It is virtually impossible to negotiate before knowing the results of Ukraine’s presidential elections and the appointment of a new head of Naftogaz. These may create additional uncertainty at least until early May.

The transfer of powers from the old to the new EC will certainly lead to an absence of the EU negotiator – unless replaced by Germany – in the trilateral talks.

NGW: What is the impact of the legal disputes? What would be a realistic resolution?

Obviously, legal disputes and Naftogaz’ attempts to seize Gazprom’s assets in Europe complicate already difficult relations between the two gas companies. In this context Prof. Jonathan Stern (OIES) rightly stressed that it is difficult to imagine “that it will be possible to establish a lasting transit agreement while Ukrainians are attempting to seize Gazprom assets and both sides are pursuing multiple (and increasing numbers of) arbitration cases against each other."

Gazprom sees this as the key challenge to relations. Last July, Miller said:“The main issue that predetermines the future relationship between Gazprom and Naftogaz [on transit] is the settlement of disputes and restoring the balance of interests under the existing contract.”

The issue of the arbitration award is also crucial for Naftogaz. The Ukrainian gas company sees it as a competitive advantage in transit negotiations. At this point, it is hard to say what is the realistic resolution of the legal dispute. It will depend on the outcome of Gazprom’s appeal, which could last for years.

However, both parties need to agree on at least a short-term transit deal before the end of the year, which means that both parties should find at least a partial temporary compromise to find a mutually acceptable and market-based solution. I believe there is a fairly strong possibility of a last minute temporary deal.   

I do not see any significant problems with transit before December 2019. It is in no one’s interest to create problem for the stable flow of natural gas from Russia to Europe.  

NGW: What happens if there is no deal? What is the impact on gas supplies to Europe?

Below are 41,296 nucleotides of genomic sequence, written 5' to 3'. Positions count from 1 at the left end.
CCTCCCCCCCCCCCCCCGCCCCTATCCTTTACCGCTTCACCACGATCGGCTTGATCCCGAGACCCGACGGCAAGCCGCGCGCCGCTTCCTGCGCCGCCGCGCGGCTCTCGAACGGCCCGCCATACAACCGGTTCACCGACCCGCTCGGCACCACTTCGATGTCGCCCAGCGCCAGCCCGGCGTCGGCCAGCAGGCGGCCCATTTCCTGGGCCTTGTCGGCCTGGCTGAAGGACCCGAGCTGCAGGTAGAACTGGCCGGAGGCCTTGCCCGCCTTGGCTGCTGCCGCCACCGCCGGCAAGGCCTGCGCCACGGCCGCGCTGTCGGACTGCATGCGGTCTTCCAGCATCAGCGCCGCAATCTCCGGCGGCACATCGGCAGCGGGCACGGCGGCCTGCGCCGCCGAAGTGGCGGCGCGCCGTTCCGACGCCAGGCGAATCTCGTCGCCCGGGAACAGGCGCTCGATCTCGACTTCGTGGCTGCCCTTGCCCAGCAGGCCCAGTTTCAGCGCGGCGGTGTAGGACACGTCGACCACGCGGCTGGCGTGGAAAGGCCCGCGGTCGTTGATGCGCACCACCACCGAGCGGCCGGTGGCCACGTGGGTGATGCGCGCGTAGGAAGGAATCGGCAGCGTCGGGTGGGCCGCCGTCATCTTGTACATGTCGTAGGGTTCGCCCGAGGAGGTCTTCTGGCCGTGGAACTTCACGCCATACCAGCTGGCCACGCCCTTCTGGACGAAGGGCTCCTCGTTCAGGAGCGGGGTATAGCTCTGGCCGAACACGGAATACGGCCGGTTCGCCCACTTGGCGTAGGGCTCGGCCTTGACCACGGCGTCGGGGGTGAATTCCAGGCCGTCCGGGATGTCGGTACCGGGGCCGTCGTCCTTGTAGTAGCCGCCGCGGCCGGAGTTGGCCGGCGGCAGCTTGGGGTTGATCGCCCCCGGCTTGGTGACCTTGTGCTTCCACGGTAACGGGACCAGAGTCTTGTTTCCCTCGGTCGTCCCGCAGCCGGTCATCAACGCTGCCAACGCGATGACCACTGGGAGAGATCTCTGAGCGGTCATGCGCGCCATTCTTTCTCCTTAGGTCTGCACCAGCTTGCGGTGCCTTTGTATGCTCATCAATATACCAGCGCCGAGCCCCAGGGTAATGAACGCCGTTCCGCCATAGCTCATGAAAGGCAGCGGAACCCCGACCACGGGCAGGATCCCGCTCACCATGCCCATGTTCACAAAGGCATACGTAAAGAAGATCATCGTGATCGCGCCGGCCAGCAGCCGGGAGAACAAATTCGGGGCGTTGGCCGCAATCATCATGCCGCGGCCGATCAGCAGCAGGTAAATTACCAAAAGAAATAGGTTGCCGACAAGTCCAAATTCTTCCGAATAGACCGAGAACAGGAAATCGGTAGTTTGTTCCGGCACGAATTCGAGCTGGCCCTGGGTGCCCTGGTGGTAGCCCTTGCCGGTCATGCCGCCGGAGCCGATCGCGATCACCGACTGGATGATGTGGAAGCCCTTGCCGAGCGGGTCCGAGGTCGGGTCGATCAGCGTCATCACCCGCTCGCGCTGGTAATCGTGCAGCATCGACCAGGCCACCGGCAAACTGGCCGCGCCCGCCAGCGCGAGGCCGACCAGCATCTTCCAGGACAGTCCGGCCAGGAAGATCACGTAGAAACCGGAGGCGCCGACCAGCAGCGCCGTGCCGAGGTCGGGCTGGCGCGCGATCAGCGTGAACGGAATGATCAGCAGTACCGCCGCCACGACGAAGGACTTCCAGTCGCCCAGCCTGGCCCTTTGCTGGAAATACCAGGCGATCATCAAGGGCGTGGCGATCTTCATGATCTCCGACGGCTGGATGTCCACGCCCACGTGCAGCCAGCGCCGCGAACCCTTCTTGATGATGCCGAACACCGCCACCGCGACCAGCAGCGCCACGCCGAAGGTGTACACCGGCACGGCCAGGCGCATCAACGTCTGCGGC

Current political power games increase the risk of brinksmanship in the negotiation, which makes finding a solution more difficult. It is possible that negotiations will go the 11th hour, or beyond. No-deal could lead to a significant reduction in Gazprom’s physical gas deliveries to Europe after January 2020.  

But since January 2009 gas crisis there has been a common feeling in the EU that the ongoing Ukraine crisis could have a negative impact on European gas supplies. As a result, measures to diversify and interconnect supplies have been implemented.

Europe’s relatively strong dependence on the Ukrainian route, which provides over 15% of EU-28 natural gas consumption was behind stress tests conducted by the EU gas transporters group Entsog in 2017. The Entsog study showed that the situation has significantly improved since 2009 and keeps improving every year.

For example, in case of a two-month long disruption of all gas imports to the EU via Ukraine in the winter period (January 1-February 28), gas infrastructure limitations would result in curtailment in only three member states: Bulgaria, Greece and Romania.

These countries would have to reduce their consumption respectively by 71%, 2% and 9%. Only Bulgaria will be seriously affected in case of a (theoretical) supply cut. But once the Interconnector Greece-Bulgaria (IGB) is built, this issue will become irrelevant for Bulgaria as well.

Furthermore, the development of interconnectors between the EU member states means that central and eastern European (CEE) countries will be able to buy LNG and pipeline gas in the west and transport it to the east.

This purely theoretical situation could lead to an increased reliance on expensive LNG and a general increase in LNG prices in Europe and worldwide.

In this context, Europe might become a quasi ‘LNG island,’ with huge price spikes. For example, in January 2017, the price on France’s then LNG-dominated southern gas hub reached the equivalent of $600/’000 m³, while the Dutch gas hub price barely reached $350.

NGW: What would be a realistic deal for all the sides?

A realistic deal should reflect market realities, both in terms of transit fees and ship-or-pay volumes. Introduction of lower entry-exit tariffs by Ukraine’s energy regulator last December is definitely a positive step. However, this move should also be followed by a realistic market-based ship-or-pay offer.

Currently, it is difficult to speculate regarding the realistic parameters of a future agreement. Judging from information available from market players in January 2019, a realistic deal might be based on the new entry-exit tariffs, and an eight to ten-year contract with a 25bn-30bn m³/yr firm ship-or-pay commitment plus 40bn-60 bn m³/yr of flexible volumes.  

Negotiations will be complex, but all sides being willing to accept market realities, a solution can be found.